Lastly, reserve judgment on those who do the wrong thing or make an unfortunate decision. It’s one thing to declare what you would do in an emergency, but in the moment it is far different. If you’ve been in even a minor collision, you might very well be in shock. If you’re sitting in a car that suddenly seized up on you, you’re going to be upset. Polarizing emotions often lead to bad decisions.

Talk to those close to you about what to do should they find themselves in this situation. Practice it with your driving-age kids. As you pull out onto even a minor highway from a rest stop, register how fast those cars are whipping by, and realize on major routes they’ll be going even faster.

Let the pros come and rescue you. It’s a dangerous job they’re trained to do, and they have the tools to do it, and the visibility to reduce the risk.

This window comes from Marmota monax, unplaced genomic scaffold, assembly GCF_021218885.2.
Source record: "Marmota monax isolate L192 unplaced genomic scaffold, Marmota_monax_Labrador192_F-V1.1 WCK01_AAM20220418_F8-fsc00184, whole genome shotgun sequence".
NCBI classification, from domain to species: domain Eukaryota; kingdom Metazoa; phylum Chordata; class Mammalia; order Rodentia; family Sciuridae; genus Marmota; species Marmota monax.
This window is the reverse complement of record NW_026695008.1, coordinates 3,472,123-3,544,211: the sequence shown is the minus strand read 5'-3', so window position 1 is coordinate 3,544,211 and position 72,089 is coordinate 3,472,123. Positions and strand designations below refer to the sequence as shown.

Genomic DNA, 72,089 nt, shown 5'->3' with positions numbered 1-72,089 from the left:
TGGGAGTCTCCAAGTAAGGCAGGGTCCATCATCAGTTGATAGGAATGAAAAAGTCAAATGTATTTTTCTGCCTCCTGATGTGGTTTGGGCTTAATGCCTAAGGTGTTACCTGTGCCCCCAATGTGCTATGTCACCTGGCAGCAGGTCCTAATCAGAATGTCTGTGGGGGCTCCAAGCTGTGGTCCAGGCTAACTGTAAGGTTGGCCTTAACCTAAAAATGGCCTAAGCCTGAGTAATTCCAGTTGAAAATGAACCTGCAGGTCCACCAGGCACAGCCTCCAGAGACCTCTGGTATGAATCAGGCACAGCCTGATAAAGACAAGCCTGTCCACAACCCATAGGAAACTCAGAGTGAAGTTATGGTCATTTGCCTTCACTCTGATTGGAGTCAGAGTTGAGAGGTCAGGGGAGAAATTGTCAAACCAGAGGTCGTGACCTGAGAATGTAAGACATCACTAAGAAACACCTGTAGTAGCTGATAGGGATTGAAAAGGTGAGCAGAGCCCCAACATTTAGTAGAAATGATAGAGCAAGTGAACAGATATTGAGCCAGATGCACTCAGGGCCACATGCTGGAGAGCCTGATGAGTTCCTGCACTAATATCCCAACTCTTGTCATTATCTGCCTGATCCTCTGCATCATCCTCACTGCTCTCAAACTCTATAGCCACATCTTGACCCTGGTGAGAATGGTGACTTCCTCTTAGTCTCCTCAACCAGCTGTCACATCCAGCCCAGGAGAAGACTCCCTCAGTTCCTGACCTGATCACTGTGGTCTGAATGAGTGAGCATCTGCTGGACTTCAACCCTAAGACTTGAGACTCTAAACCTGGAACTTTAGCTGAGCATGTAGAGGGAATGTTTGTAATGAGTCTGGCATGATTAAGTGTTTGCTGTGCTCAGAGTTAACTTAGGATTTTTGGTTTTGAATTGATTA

Stay in your car.

Driving.ca

Montreal to debate allowing police to wear religious symbols

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Good proposal by Montreal Councillor Marvin Rotrand. Montreal should not be bullied down the road to Bill 21 without speaking up. The members of our police department should reflect the population it serves and while they have made some efforts in the last years there’s plenty more to do. We can learn from other major Canadian police forces. Good luck Marvin, in helping to develop an inclusive police service.

 

http://montrealgazette.com/news/local-news/montreal-to-debate-allowing-police-to-wear-religious-symbols

CJN: A new Hasidic heaven in Cote-St-Luc

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The make-up of Cote Saint-Luc continues to evolve in interesting ways. In this fascinating report by the Canadian Jewish News we learn about the influx of some Hasidic families from Outremont and their warm welcome into Cote Saint-Luc.

via Scher: A new Hasidic heaven in Cote-St-Luc

Unique messaging: Spotted in Toronto